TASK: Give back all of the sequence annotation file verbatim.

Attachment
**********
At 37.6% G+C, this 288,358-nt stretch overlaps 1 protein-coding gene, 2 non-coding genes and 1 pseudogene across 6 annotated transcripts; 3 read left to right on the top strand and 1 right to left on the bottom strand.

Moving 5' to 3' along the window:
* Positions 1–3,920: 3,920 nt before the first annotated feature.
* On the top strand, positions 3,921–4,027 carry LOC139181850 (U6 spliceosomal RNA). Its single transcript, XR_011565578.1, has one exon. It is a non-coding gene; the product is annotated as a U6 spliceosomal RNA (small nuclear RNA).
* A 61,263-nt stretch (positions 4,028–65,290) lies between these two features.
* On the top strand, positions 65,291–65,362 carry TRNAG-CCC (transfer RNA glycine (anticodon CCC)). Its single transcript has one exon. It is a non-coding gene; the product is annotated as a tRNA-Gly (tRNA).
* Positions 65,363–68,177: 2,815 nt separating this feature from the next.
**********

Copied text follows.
At 37.6% G+C, this 288,358-nt stretch overlaps 1 protein-coding gene, 2 non-coding genes and 1 pseudogene across 6 annotated transcripts; 3 read left to right on the top strand and 1 right to left on the bottom strand.

Moving 5' to 3' along the window:
* Positions 1–3,920: 3,920 nt before the first annotated feature.
* On the top strand, positions 3,921–4,027 carry LOC139181850 (U6 spliceosomal RNA). Its single transcript, XR_011565578.1, has one exon. It is a non-coding gene; the product is annotated as a U6 spliceosomal RNA (small nuclear RNA).
* A 61,263-nt stretch (positions 4,028–65,290) lies between these two features.
* On the top strand, positions 65,291–65,362 carry TRNAG-CCC (transfer RNA glycine (anticodon CCC)). Its single transcript has one exon. It is a non-coding gene; the product is annotated as a tRNA-Gly (tRNA).
* Positions 65,363–68,177: 2,815 nt separating this feature from the next.